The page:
Verdict: I watched this so you don’t have to.

Fat, Sick and Nearly Dead

I remember when Joe Cross was doing promo for this doco in Australia and guesting all over the place with his juice only diet. I thought it was all a bit extreme at the time but was still interested in seeing how this doco played out. Cross is pretty fat, and sick with an autoimmune disease that has skin complications. He’s on a lot of drugs for his illness. And he doesn’t want to be anymore so he decides to do a detox and then only eat fruit and veggies for 60 days. He juices them so as to be able to physically consume the quantity needed for both I’m guessing caloric intake as well as recommended daily intake of micronutrients (which is a word used a lot in this film). He goes to the US to do his diet cause flaunting US food in your face when you’re trying to quit eating is the funnest. Whilst there, he finds a fellow sufferer of his illness, in a similar, if not more dire, state and he joins him on this journey.

Elements of this film are uncomfortable to watch as he travels across America scolding people for not eating enough vegetables, basically. And blaming them for being fat. I found that aspect quite unnecessary – noone is going to change the way they are just because you find them/yourself disgusting.

But Cross does drop a lot of weight, and quite quickly. As does his fellow journeyman. They inspire others to juice. And they claim to have more energy and zest for life. It was thought provoking enough that it got me thinking that I might pull out my juicer this week just to actually add some more micronutrients to my diet – but that’s all.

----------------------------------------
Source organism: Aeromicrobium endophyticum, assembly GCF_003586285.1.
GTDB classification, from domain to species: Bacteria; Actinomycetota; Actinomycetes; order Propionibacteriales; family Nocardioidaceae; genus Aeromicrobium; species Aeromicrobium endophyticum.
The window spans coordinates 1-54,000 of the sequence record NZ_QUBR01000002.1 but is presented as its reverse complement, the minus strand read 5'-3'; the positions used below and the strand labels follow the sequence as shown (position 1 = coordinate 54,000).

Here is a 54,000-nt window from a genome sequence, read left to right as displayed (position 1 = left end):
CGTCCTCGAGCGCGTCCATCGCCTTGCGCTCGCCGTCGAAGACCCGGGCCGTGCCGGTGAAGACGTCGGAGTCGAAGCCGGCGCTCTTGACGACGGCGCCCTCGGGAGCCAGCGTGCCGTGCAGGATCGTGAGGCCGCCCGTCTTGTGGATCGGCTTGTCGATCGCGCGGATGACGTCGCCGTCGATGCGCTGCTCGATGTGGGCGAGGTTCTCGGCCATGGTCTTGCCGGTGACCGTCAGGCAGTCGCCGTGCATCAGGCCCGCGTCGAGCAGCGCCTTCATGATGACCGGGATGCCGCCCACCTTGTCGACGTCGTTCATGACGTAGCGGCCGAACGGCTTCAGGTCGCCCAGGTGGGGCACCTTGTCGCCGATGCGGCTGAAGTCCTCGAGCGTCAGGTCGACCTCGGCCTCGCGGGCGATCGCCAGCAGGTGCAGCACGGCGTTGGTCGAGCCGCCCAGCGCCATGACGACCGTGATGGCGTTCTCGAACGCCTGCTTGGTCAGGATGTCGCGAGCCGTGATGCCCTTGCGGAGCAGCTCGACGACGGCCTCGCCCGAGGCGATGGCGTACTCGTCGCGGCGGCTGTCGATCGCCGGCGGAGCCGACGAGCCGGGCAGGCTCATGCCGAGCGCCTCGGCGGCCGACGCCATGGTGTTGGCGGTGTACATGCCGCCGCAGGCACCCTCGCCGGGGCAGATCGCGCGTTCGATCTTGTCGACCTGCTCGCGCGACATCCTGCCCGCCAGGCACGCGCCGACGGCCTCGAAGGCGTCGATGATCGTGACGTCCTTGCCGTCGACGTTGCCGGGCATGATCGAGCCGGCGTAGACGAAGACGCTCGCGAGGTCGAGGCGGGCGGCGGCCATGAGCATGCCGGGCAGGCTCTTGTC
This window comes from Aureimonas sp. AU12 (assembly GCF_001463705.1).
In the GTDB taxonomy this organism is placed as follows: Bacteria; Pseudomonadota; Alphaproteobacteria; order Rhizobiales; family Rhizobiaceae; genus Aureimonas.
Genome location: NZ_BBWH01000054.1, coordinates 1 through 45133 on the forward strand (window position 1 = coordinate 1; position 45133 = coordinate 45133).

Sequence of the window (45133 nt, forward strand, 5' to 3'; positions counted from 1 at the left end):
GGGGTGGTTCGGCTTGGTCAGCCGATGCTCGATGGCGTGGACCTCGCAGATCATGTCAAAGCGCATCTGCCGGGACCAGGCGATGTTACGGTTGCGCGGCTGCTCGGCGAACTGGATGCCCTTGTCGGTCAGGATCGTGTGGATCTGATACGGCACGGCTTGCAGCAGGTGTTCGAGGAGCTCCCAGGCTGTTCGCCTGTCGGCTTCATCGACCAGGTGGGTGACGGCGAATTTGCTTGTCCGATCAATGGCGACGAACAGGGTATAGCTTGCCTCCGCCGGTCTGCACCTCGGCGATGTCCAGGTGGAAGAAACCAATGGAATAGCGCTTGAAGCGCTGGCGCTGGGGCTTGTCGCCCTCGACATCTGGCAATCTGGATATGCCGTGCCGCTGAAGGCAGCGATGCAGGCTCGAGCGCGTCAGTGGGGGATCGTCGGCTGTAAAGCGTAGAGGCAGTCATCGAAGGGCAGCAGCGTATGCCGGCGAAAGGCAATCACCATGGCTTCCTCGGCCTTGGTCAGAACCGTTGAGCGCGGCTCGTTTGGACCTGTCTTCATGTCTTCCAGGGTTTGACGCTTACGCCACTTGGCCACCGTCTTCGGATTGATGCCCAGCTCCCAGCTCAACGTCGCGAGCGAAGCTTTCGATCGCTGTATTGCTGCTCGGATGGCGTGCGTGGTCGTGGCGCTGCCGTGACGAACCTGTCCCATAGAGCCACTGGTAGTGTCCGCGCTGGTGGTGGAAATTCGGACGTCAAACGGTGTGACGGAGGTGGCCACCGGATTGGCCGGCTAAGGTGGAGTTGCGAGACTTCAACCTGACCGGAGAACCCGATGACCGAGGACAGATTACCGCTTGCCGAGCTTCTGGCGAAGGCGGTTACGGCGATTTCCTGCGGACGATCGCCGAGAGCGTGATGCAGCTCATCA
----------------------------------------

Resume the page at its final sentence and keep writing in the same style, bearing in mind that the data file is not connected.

Verdict: Enjoyable if you like watching obese people drop weight (that’s totally a genre)

Joan Rivers: A Piece of Work
I’ve been meaning to watch this ever since Rivers passed away. Yesterday, I finally felt ready to and as I watched her, I realised how much I still really miss her. I don’t necessarily get all of her sense of humour but I love her for her ballsy take on of the comedy genre and paving the way for female comics. She said a lot of things that were taboo for women to discuss. And she was somethin, that’s for sure. This doco follows a year in her life and you see how hard she worked and how hard she worked at being able to keep working. Rivers is a great contrast to the Real Housewives style of fame in that her work ethic is outstanding and watching her, you understand how she built herself into a business. I’m fascinated by the reality TV stars in that really stupid people can get really rich by marrying the right people and getting good divorce lawyers (but they don’t always manage to stay rich). By contrast, I love finding celebrities who are rich and successful for who they are – and interestingly, a few of them I have found through Celebrity Apprentice, Rivers being one of them.
Verdict: If you love Rivers, this is a must view.